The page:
There’s an old saying that states something like - “Getting Started Is Half Finished”. And so many times I find this to be true as I see do it yourself landscapers struggle to find their initial design idea. However, once they establish a framework of necessary design elements, it usually goes pretty smooth from there.
It’s not surprising that the most common landscape design question that I get is - “where do I begin?” or “how do I start my design?”. I know it can be difficult. And especially if you don’t have a vision for your design.
So where do you begin? How do you start your landscape or garden design?
While every design is different and every designer follows a set of rules and principles, I find that most do it yourselfers all have the greatest success from using the same starting point. Begin by laying down any paths, driveways, access routes, or walk areas that might be needed. And also create access to any areas that you may plan on creating. In many designs, this will help to establish a framework that you can simply design around.
Of course, this won’t be applicable in all designs as many don’t require any access or travel. So take and use this advice where and if you can.
Paths and walkways can accomplish many functions in your landscape or garden. Their main function, of course, is to create a designated space for people to walk on.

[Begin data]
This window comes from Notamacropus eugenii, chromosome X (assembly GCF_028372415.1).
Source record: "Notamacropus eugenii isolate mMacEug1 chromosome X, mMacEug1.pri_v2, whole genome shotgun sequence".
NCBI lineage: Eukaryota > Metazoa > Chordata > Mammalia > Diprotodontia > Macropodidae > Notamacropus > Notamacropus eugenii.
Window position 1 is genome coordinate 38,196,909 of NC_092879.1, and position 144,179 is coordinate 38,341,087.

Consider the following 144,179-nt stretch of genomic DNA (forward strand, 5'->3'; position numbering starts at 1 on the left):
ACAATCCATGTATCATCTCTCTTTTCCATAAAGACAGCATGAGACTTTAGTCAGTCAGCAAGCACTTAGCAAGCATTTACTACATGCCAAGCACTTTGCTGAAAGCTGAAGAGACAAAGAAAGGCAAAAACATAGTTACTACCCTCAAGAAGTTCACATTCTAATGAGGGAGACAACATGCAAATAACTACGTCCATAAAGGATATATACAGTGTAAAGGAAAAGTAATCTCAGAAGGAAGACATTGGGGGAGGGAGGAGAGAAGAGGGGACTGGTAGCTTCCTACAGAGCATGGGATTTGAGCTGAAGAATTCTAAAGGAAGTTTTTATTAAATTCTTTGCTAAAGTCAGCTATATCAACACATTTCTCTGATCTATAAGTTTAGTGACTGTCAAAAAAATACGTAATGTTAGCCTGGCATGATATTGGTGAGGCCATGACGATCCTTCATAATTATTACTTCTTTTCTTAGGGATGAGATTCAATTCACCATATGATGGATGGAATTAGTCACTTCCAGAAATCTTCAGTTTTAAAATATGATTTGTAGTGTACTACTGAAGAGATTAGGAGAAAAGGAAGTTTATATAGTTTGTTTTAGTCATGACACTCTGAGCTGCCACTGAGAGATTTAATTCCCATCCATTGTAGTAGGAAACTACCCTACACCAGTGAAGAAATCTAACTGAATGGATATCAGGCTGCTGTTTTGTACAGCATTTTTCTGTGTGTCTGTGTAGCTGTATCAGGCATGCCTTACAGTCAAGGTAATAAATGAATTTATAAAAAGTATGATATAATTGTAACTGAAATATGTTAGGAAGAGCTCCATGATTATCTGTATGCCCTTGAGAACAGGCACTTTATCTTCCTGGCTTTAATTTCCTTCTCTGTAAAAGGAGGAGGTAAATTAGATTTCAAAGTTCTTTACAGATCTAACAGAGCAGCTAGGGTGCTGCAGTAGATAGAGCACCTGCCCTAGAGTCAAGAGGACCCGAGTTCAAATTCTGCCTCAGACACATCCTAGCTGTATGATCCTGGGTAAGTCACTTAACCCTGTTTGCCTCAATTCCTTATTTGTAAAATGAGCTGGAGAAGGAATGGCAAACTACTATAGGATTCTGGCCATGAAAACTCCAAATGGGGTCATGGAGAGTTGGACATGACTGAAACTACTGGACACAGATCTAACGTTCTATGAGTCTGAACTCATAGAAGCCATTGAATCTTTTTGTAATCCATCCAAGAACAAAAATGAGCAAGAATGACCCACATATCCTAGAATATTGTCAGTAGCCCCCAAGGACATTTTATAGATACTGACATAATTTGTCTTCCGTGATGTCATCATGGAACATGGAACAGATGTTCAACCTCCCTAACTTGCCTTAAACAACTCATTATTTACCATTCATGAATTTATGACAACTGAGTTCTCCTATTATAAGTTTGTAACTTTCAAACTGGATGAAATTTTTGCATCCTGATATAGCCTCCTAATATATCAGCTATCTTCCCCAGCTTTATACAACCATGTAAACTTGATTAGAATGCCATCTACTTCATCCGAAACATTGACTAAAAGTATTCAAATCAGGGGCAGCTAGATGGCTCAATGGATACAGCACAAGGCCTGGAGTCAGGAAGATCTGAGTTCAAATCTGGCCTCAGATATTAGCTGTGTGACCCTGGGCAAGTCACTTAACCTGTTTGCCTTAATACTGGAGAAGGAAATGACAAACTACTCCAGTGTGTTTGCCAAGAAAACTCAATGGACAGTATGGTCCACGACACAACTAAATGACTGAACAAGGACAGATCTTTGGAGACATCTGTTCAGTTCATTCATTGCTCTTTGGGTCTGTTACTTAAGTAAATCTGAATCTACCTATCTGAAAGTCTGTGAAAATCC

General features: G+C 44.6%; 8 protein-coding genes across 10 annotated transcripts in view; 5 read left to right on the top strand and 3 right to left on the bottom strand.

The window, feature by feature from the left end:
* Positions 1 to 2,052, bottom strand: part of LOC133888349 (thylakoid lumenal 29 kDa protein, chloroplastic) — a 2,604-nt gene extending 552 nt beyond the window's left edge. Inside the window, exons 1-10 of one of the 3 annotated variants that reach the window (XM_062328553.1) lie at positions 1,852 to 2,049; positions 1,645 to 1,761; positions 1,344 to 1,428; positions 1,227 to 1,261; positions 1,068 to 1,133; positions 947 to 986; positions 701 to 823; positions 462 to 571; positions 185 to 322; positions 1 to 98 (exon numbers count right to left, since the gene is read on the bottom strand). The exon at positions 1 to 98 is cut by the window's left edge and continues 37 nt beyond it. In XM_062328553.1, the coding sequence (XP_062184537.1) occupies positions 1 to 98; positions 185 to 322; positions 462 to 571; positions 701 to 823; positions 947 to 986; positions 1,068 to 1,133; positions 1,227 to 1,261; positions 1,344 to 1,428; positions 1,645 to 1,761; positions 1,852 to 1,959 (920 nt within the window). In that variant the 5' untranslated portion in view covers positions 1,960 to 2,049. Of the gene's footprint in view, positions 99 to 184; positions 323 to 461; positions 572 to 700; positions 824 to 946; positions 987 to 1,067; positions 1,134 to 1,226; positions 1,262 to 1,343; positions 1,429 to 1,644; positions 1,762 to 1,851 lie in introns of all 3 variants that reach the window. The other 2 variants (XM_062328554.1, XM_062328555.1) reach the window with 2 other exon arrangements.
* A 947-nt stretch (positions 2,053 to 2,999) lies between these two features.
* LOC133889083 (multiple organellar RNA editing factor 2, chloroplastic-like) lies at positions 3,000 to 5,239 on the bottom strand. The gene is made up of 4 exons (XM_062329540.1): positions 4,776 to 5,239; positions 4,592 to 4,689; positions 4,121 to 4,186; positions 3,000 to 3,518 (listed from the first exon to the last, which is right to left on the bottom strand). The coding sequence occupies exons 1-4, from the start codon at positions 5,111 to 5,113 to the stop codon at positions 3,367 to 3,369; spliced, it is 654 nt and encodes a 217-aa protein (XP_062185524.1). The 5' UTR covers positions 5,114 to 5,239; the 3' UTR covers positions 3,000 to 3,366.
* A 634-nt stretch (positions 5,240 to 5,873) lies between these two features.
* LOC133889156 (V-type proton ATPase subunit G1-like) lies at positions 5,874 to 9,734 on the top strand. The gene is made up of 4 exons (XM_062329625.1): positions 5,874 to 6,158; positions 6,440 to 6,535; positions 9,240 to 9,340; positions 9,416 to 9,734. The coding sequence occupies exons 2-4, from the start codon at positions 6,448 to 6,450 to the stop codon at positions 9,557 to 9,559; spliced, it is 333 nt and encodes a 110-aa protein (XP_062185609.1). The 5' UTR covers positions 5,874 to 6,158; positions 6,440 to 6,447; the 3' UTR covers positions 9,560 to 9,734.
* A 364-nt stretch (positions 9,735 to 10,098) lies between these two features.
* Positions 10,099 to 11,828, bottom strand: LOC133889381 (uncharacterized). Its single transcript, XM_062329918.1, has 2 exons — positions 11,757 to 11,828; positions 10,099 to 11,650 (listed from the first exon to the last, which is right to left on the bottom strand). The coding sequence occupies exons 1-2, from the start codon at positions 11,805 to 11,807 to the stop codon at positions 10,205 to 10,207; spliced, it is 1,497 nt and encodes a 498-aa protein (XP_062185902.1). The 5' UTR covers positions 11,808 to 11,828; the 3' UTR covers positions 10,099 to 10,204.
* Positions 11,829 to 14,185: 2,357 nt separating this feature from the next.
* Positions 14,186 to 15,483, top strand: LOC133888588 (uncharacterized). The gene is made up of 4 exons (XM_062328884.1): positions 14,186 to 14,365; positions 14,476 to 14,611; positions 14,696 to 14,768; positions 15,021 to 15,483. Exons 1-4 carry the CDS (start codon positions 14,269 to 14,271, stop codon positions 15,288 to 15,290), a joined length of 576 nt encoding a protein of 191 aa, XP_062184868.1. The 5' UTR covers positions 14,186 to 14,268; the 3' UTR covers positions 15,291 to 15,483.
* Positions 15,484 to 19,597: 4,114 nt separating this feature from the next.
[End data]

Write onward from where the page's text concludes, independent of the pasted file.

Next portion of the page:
However, in design and as an aid to design, their function could be to guide your visitors to, through, or away from some other area in the garden. Also, they're a great way to break up a vast expanse of lawn, meadow, or bed area.
First, let's look at walkways, paths, and such as necessary elements.
Walkways are needed to guide visitors or yourself to and from another area. Observe that almost every home has a walkway leading to the front door, which is, of course, where most folks want to invite guests to come. So walks, whether refined (brick, flagstone, etc.) or primitive (gravel, mulch, etc.), are necessary to "guide" or "lead" visitors to, through, or away from an area.
So where are the necessary areas where you need other walkways or access? Maybe from the back door to the alley where you dump the trash. Or from the house to the pool area. Or from the pool area to the kids play area or the outdoor cooking area. You get the picture.
In a design sense.
Establishing walk, drive, and access areas will in turn help to create borders and boundaries. Once you have your walkways laid out, you can simply design a lot of the landscaping around them. The same goes with driveways and parking areas as well. You can plant beds on either or both sides of a walk or use a walkway as an edge to create borders.
Keep it interesting if you can.
If you were to, for instance, plan to place a sitting area at the back of the garden. Of course you would need some type of path for you and your guests to get there. However, instead of plotting a straight path, why not create a winding tour through other interesting areas of the garden on the way there?
Curves and winding paths do more than just create interest. They can also create an illusion of more space, distance, and travel. This is especially useful in creating small gardens and landscapes.
Once you lay down walkways, driveways, and access areas, you'll have a good starting framework for the rest of the design. Now, simply design around them.